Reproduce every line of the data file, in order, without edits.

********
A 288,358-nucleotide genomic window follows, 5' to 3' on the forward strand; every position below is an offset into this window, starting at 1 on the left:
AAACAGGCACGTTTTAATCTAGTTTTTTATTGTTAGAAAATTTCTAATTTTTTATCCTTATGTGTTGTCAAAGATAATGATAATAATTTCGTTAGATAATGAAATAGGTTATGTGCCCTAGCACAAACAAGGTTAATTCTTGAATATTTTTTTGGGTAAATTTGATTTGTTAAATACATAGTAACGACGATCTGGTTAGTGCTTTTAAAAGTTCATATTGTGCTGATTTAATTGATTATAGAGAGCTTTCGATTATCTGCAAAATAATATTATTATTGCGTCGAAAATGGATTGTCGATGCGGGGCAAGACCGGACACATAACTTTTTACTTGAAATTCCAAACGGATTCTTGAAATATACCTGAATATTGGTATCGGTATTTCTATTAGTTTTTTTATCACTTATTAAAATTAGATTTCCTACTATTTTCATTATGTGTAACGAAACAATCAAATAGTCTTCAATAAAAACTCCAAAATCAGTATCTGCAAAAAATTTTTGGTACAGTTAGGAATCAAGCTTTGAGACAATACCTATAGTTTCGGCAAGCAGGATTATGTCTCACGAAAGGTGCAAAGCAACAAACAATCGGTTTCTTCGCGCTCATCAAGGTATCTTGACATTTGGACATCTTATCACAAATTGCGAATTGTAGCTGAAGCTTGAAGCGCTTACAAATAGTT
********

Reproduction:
A 288,358-nucleotide genomic window follows, 5' to 3' on the forward strand; every position below is an offset into this window, starting at 1 on the left:
AAACAGGCACGTTTTAATCTAGTTTTTTATTGTTAGAAAATTTCTAATTTTTTATCCTTATGTGTTGTCAAAGATAATGATAATAATTTCGTTAGATAATGAAATAGGTTATGTGCCCTAGCACAAACAAGGTTAATTCTTGAATATTTTTTTGGGTAAATTTGATTTGTTAAATACATAGTAACGACGATCTGGTTAGTGCTTTTAAAAGTTCATATTGTGCTGATTTAATTGATTATAGAGAGCTTTCGATTATCTGCAAAATAATATTATTATTGCGTCGAAAATGGATTGTCGATGCGGGGCAAGACCGGACACATAACTTTTTACTTGAAATTCCAAACGGATTCTTGAAATATACCTGAATATTGGTATCGGTATTTCTATTAGTTTTTTTATCACTTATTAAAATTAGATTTCCTACTATTTTCATTATGTGTAACGAAACAATCAAATAGTCTTCAATAAAAACTCCAAAATCAGTATCTGCAAAAAATTTTTGGTACAGTTAGGAATCAAGCTTTGAGACAATACCTATAGTTTCGGCAAGCAGGATTATGTCTCACGAAAGGTGCAAAGCAACAAACAATCGGTTTCTTCGCGCTCATCAAGGTATCTTGACATTTGGACATCTTATCACAAATTGCGAATTGTAGCTGAAGCTTGAAGCGCTTACAAATAGTT